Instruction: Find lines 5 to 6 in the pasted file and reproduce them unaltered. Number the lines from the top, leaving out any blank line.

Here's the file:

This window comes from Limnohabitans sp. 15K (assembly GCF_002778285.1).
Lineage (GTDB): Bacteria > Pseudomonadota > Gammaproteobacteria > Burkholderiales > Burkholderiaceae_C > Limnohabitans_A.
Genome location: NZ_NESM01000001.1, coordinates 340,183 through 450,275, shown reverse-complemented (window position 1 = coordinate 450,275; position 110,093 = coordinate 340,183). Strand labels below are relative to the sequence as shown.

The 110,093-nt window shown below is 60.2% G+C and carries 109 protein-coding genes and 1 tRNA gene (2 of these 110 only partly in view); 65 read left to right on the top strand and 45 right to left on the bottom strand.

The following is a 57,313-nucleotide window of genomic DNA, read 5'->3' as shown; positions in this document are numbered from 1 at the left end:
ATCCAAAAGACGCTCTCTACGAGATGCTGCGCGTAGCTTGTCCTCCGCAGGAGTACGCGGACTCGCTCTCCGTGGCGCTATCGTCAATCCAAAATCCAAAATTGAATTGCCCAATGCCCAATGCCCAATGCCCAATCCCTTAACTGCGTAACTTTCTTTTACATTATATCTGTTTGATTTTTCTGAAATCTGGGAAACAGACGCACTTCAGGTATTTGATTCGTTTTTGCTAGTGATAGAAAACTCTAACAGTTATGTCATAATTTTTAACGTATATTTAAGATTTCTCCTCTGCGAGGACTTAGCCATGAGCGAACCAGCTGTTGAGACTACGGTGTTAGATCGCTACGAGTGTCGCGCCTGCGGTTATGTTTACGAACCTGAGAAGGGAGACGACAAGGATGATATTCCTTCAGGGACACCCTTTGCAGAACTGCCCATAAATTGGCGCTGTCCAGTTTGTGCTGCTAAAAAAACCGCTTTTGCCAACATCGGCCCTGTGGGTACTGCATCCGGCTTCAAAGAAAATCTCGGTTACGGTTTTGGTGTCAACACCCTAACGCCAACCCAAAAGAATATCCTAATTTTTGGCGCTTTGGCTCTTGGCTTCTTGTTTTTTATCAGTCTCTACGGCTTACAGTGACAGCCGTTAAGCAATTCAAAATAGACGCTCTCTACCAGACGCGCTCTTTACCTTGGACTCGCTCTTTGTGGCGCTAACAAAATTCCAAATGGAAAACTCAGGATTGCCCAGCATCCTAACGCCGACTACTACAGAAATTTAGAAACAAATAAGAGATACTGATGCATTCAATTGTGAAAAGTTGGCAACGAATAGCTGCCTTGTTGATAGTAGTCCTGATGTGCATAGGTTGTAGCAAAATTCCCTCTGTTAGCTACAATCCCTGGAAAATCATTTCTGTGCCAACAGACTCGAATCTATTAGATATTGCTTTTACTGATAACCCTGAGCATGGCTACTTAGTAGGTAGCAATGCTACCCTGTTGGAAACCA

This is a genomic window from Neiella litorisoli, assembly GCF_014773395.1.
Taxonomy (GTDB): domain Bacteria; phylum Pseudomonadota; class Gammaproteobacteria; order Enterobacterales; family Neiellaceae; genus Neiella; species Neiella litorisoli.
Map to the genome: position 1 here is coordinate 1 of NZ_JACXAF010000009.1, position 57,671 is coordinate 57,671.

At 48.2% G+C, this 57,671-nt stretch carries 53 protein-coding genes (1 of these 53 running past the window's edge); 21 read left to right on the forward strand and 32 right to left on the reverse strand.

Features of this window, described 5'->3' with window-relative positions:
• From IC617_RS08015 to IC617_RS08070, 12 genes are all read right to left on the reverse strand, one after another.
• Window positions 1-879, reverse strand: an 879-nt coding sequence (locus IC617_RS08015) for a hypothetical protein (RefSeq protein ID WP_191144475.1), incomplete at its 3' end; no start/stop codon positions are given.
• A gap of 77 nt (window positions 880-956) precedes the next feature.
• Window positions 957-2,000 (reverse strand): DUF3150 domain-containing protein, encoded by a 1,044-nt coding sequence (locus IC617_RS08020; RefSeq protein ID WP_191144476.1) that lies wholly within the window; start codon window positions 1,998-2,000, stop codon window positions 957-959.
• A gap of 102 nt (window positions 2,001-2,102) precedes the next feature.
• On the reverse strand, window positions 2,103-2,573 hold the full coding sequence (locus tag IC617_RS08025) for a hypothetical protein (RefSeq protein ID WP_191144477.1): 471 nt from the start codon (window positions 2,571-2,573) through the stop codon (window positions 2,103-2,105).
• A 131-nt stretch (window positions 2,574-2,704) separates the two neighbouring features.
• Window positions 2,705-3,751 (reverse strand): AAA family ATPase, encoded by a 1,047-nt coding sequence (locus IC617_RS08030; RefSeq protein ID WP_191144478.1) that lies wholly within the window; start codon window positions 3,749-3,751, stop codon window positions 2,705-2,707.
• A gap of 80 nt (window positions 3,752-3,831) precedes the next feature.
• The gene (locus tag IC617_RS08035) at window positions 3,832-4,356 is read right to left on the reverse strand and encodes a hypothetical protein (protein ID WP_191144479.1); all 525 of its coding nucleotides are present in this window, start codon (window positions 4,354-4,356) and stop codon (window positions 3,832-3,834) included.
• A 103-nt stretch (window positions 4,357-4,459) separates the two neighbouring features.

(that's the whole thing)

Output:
The following is a 57,313-nucleotide window of genomic DNA, read 5'->3' as shown; positions in this document are numbered from 1 at the left end:
ATCCAAAAGACGCTCTCTACGAGATGCTGCGCGTAGCTTGTCCTCCGCAGGAGTACGCGGACTCGCTCTCCGTGGCGCTATCGTCAATCCAAAATCCAAAATTGAATTGCCCAATGCCCAATGCCCAATGCCCAATCCCTTAACTGCGTAACTTTCTTTTACATTATATCTGTTTGATTTTTCTGAAATCTGGGAAACAGACGCACTTCAGGTATTTGATTCGTTTTTGCTAGTGATAGAAAACTCTAACAGTTATGTCATAATTTTTAACGTATATTTAAGATTTCTCCTCTGCGAGGACTTAGCCATGAGCGAACCAGCTGTTGAGACTACGGTGTTAGATCGCTACGAGTGTCGCGCCTGCGGTTATGTTTACGAACCTGAGAAGGGAGACGACAAGGATGATATTCCTTCAGGGACACCCTTTGCAGAACTGCCCATAAATTGGCGCTGTCCAGTTTGTGCTGCTAAAAAAACCGCTTTTGCCAACATCGGCCCTGTGGGTACTGCATCCGGCTTCAAAGAAAATCTCGGTTACGGTTTTGGTGTCAACACCCTAACGCCAACCCAAAAGAATATCCTAATTTTTGGCGCTTTGGCTCTTGGCTTCTTGTTTTTTATCAGTCTCTACGGCTTACAGTGACAGCCGTTAAGCAATTCAAAATAGACGCTCTCTACCAGACGCGCTCTTTACCTTGGACTCGCTCTTTGTGGCGCTAACAAAATTCCAAATGGAAAACTCAGGATTGCCCAGCATCCTAACGCCGACTACTACAGAAATTTAGAAACAAATAAGAGATACTGATGCATTCAATTGTGAAAAGTTGGCAACGAATAGCTGCCTTGTTGATAGTAGTCCTGATGTGCATAGGTTGTAGCAAAATTCCCTCTGTTAGCTACAATCCCTGGAAAATCATTTCTGTGCCAACAGACTCGAATCTATTAGATATTGCTTTTACTGATAACCCTGAGCATGGCTACTTAGTAGGTAGCAATGCTACCCTGTTGGAAACCA